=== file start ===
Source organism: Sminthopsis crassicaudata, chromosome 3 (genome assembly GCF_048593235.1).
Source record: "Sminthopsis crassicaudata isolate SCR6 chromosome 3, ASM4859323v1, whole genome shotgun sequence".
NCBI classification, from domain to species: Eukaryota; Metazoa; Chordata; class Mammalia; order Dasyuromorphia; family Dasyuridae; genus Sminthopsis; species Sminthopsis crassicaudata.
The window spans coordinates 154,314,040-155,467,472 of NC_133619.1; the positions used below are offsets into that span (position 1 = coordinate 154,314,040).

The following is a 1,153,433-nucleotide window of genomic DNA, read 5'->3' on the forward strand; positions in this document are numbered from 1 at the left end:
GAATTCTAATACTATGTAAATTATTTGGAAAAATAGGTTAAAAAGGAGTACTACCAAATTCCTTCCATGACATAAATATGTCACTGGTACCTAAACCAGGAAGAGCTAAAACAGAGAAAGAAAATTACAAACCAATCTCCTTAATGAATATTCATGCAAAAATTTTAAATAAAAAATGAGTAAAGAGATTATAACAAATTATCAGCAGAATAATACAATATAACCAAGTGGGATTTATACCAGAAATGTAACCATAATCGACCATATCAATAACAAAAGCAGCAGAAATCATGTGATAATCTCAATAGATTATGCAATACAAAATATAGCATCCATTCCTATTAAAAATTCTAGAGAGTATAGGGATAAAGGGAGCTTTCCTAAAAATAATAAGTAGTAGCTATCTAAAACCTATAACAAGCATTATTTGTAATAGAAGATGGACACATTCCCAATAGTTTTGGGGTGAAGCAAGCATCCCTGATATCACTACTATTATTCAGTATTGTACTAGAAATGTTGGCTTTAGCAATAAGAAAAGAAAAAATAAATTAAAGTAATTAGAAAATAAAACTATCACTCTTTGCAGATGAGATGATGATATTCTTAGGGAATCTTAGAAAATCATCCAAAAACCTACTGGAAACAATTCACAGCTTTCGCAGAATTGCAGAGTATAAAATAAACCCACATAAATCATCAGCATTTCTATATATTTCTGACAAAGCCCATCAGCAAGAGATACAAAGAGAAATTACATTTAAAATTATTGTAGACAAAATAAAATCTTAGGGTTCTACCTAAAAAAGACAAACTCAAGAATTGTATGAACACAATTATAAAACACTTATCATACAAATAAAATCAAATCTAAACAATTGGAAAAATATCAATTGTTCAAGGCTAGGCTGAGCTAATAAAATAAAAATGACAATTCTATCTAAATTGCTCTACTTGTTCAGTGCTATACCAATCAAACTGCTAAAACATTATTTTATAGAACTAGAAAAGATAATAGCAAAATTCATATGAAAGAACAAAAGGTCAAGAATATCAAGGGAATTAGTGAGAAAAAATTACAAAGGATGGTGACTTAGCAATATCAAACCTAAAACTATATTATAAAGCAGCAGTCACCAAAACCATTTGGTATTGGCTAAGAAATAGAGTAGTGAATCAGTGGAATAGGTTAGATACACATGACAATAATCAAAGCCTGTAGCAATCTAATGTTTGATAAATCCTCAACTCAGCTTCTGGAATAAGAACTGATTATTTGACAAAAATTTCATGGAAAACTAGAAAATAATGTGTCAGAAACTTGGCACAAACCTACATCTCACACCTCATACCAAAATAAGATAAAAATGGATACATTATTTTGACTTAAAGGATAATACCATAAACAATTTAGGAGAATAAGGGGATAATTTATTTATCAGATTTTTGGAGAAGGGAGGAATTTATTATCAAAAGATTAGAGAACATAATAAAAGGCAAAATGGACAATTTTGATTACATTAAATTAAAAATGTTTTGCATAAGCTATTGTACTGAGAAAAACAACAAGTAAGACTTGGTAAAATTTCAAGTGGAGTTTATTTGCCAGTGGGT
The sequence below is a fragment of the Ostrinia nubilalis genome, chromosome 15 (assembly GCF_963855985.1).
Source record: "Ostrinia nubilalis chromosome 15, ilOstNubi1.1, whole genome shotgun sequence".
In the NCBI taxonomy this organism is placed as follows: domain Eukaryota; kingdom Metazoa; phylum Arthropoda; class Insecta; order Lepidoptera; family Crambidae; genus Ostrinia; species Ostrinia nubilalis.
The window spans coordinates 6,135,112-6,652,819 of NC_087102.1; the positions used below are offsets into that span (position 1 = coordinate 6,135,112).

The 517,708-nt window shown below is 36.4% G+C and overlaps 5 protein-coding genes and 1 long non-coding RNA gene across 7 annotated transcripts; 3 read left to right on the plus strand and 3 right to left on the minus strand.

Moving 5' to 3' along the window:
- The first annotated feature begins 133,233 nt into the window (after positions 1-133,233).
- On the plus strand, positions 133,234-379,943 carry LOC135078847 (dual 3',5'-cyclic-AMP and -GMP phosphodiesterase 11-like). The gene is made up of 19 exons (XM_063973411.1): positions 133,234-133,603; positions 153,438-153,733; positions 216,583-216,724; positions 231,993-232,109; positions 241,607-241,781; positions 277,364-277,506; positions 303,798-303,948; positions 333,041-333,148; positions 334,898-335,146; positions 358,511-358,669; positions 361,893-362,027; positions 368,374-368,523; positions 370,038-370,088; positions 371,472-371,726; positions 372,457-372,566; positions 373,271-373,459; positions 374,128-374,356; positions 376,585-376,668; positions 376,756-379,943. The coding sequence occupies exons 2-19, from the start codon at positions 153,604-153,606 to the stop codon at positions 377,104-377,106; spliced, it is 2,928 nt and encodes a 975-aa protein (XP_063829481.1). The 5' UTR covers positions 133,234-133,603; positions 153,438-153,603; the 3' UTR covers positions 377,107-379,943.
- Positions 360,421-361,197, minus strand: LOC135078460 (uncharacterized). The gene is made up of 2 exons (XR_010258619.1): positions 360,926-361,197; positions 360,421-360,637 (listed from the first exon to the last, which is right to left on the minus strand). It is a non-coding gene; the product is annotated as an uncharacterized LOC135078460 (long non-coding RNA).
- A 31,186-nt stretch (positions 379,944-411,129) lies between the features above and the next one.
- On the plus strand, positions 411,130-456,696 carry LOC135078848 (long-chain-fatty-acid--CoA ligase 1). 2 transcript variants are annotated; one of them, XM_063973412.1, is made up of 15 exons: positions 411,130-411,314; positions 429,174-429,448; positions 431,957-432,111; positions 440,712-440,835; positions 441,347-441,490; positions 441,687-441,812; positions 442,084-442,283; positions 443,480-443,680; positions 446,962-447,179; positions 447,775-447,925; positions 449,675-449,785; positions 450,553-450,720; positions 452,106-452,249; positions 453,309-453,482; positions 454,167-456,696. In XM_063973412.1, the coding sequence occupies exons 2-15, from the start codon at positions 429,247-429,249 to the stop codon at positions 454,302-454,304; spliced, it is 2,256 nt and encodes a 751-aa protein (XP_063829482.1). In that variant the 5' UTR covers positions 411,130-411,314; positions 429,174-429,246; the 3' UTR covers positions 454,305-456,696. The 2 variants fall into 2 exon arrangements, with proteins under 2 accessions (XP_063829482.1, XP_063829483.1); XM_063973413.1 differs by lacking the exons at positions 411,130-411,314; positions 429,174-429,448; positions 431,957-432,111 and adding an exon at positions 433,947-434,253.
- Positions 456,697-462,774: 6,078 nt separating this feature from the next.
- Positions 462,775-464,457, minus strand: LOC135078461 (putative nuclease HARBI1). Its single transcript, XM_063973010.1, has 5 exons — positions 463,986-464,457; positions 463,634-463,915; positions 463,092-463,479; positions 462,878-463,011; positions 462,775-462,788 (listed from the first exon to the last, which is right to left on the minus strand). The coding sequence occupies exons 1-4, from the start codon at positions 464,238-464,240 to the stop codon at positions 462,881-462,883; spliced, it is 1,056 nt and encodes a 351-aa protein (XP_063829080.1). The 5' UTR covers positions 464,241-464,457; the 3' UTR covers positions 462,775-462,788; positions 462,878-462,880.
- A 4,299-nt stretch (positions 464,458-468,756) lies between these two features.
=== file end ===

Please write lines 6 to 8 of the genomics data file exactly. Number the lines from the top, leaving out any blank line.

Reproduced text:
GAATTCTAATACTATGTAAATTATTTGGAAAAATAGGTTAAAAAGGAGTACTACCAAATTCCTTCCATGACATAAATATGTCACTGGTACCTAAACCAGGAAGAGCTAAAACAGAGAAAGAAAATTACAAACCAATCTCCTTAATGAATATTCATGCAAAAATTTTAAATAAAAAATGAGTAAAGAGATTATAACAAATTATCAGCAGAATAATACAATATAACCAAGTGGGATTTATACCAGAAATGTAACCATAATCGACCATATCAATAACAAAAGCAGCAGAAATCATGTGATAATCTCAATAGATTATGCAATACAAAATATAGCATCCATTCCTATTAAAAATTCTAGAGAGTATAGGGATAAAGGGAGCTTTCCTAAAAATAATAAGTAGTAGCTATCTAAAACCTATAACAAGCATTATTTGTAATAGAAGATGGACACATTCCCAATAGTTTTGGGGTGAAGCAAGCATCCCTGATATCACTACTATTATTCAGTATTGTACTAGAAATGTTGGCTTTAGCAATAAGAAAAGAAAAAATAAATTAAAGTAATTAGAAAATAAAACTATCACTCTTTGCAGATGAGATGATGATATTCTTAGGGAATCTTAGAAAATCATCCAAAAACCTACTGGAAACAATTCACAGCTTTCGCAGAATTGCAGAGTATAAAATAAACCCACATAAATCATCAGCATTTCTATATATTTCTGACAAAGCCCATCAGCAAGAGATACAAAGAGAAATTACATTTAAAATTATTGTAGACAAAATAAAATCTTAGGGTTCTACCTAAAAAAGACAAACTCAAGAATTGTATGAACACAATTATAAAACACTTATCATACAAATAAAATCAAATCTAAACAATTGGAAAAATATCAATTGTTCAAGGCTAGGCTGAGCTAATAAAATAAAAATGACAATTCTATCTAAATTGCTCTACTTGTTCAGTGCTATACCAATCAAACTGCTAAAACATTATTTTATAGAACTAGAAAAGATAATAGCAAAATTCATATGAAAGAACAAAAGGTCAAGAATATCAAGGGAATTAGTGAGAAAAAATTACAAAGGATGGTGACTTAGCAATATCAAACCTAAAACTATATTATAAAGCAGCAGTCACCAAAACCATTTGGTATTGGCTAAGAAATAGAGTAGTGAATCAGTGGAATAGGTTAGATACACATGACAATAATCAAAGCCTGTAGCAATCTAATGTTTGATAAATCCTCAACTCAGCTTCTGGAATAAGAACTGATTATTTGACAAAAATTTCATGGAAAACTAGAAAATAATGTGTCAGAAACTTGGCACAAACCTACATCTCACACCTCATACCAAAATAAGATAAAAATGGATACATTATTTTGACTTAAAGGATAATACCATAAACAATTTAGGAGAATAAGGGGATAATTTATTTATCAGATTTTTGGAGAAGGGAGGAATTTATTATCAAAAGATTAGAGAACATAATAAAAGGCAAAATGGACAATTTTGATTACATTAAATTAAAAATGTTTTGCATAAGCTATTGTACTGAGAAAAACAACAAGTAAGACTTGGTAAAATTTCAAGTGGAGTTTATTTGCCAGTGGGT
The sequence below is a fragment of the Ostrinia nubilalis genome, chromosome 15 (assembly GCF_963855985.1).
Source record: "Ostrinia nubilalis chromosome 15, ilOstNubi1.1, whole genome shotgun sequence".